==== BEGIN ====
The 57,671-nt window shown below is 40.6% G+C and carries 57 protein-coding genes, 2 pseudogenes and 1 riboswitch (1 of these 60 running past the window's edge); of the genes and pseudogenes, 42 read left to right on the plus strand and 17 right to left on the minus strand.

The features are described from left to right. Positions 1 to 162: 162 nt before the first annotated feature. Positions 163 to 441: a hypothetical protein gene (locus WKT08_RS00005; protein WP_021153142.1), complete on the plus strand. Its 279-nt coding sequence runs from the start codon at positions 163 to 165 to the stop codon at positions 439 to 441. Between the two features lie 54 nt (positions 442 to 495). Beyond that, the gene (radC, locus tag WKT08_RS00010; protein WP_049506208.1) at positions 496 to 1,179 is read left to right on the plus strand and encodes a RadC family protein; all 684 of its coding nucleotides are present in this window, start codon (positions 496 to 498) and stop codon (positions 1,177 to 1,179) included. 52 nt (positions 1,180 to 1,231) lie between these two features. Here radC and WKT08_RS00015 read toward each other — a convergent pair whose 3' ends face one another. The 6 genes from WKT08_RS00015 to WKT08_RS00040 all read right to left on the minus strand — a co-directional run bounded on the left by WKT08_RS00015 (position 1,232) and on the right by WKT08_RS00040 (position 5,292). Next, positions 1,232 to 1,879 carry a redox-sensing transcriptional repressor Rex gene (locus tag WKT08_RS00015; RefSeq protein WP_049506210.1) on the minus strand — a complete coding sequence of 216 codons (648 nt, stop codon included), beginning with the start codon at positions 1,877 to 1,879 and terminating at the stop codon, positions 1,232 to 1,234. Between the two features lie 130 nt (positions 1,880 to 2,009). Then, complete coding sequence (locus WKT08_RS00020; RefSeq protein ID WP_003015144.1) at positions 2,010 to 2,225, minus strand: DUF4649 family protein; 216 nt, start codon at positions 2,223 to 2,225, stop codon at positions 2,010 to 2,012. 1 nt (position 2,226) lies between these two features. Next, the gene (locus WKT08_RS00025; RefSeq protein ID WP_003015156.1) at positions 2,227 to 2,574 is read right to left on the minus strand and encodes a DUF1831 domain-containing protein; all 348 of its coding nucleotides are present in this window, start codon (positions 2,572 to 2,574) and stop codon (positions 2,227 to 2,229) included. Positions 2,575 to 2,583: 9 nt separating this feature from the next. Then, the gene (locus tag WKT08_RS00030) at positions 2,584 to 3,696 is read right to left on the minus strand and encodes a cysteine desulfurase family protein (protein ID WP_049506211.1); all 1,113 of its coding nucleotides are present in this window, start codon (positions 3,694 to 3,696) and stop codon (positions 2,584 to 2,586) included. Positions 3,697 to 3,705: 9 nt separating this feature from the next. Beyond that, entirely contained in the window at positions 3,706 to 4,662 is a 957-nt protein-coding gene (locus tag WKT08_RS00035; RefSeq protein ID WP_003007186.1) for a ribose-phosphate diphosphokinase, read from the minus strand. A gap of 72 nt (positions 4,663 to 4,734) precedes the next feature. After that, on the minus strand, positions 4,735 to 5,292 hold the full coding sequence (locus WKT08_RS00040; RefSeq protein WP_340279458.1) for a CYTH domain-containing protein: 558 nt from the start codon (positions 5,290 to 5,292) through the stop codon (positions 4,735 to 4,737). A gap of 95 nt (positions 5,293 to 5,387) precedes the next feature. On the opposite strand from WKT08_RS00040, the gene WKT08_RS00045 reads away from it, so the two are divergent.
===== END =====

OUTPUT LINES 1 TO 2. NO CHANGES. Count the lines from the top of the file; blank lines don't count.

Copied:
The 57,671-nt window shown below is 40.6% G+C and carries 57 protein-coding genes, 2 pseudogenes and 1 riboswitch (1 of these 60 running past the window's edge); of the genes and pseudogenes, 42 read left to right on the plus strand and 17 right to left on the minus strand.

The features are described from left to right. Positions 1 to 162: 162 nt before the first annotated feature. Positions 163 to 441: a hypothetical protein gene (locus WKT08_RS00005; protein WP_021153142.1), complete on the plus strand. Its 279-nt coding sequence runs from the start codon at positions 163 to 165 to the stop codon at positions 439 to 441. Between the two features lie 54 nt (positions 442 to 495). Beyond that, the gene (radC, locus tag WKT08_RS00010; protein WP_049506208.1) at positions 496 to 1,179 is read left to right on the plus strand and encodes a RadC family protein; all 684 of its coding nucleotides are present in this window, start codon (positions 496 to 498) and stop codon (positions 1,177 to 1,179) included. 52 nt (positions 1,180 to 1,231) lie between these two features. Here radC and WKT08_RS00015 read toward each other — a convergent pair whose 3' ends face one another. The 6 genes from WKT08_RS00015 to WKT08_RS00040 all read right to left on the minus strand — a co-directional run bounded on the left by WKT08_RS00015 (position 1,232) and on the right by WKT08_RS00040 (position 5,292). Next, positions 1,232 to 1,879 carry a redox-sensing transcriptional repressor Rex gene (locus tag WKT08_RS00015; RefSeq protein WP_049506210.1) on the minus strand — a complete coding sequence of 216 codons (648 nt, stop codon included), beginning with the start codon at positions 1,877 to 1,879 and terminating at the stop codon, positions 1,232 to 1,234. Between the two features lie 130 nt (positions 1,880 to 2,009). Then, complete coding sequence (locus WKT08_RS00020; RefSeq protein ID WP_003015144.1) at positions 2,010 to 2,225, minus strand: DUF4649 family protein; 216 nt, start codon at positions 2,223 to 2,225, stop codon at positions 2,010 to 2,012. 1 nt (position 2,226) lies between these two features. Next, the gene (locus WKT08_RS00025; RefSeq protein ID WP_003015156.1) at positions 2,227 to 2,574 is read right to left on the minus strand and encodes a DUF1831 domain-containing protein; all 348 of its coding nucleotides are present in this window, start codon (positions 2,572 to 2,574) and stop codon (positions 2,227 to 2,229) included. Positions 2,575 to 2,583: 9 nt separating this feature from the next. Then, the gene (locus tag WKT08_RS00030) at positions 2,584 to 3,696 is read right to left on the minus strand and encodes a cysteine desulfurase family protein (protein ID WP_049506211.1); all 1,113 of its coding nucleotides are present in this window, start codon (positions 3,694 to 3,696) and stop codon (positions 2,584 to 2,586) included. Positions 3,697 to 3,705: 9 nt separating this feature from the next. Beyond that, entirely contained in the window at positions 3,706 to 4,662 is a 957-nt protein-coding gene (locus tag WKT08_RS00035; RefSeq protein ID WP_003007186.1) for a ribose-phosphate diphosphokinase, read from the minus strand. A gap of 72 nt (positions 4,663 to 4,734) precedes the next feature. After that, on the minus strand, positions 4,735 to 5,292 hold the full coding sequence (locus WKT08_RS00040; RefSeq protein WP_340279458.1) for a CYTH domain-containing protein: 558 nt from the start codon (positions 5,290 to 5,292) through the stop codon (positions 4,735 to 4,737). A gap of 95 nt (positions 5,293 to 5,387) precedes the next feature. On the opposite strand from WKT08_RS00040, the gene WKT08_RS00045 reads away from it, so the two are divergent.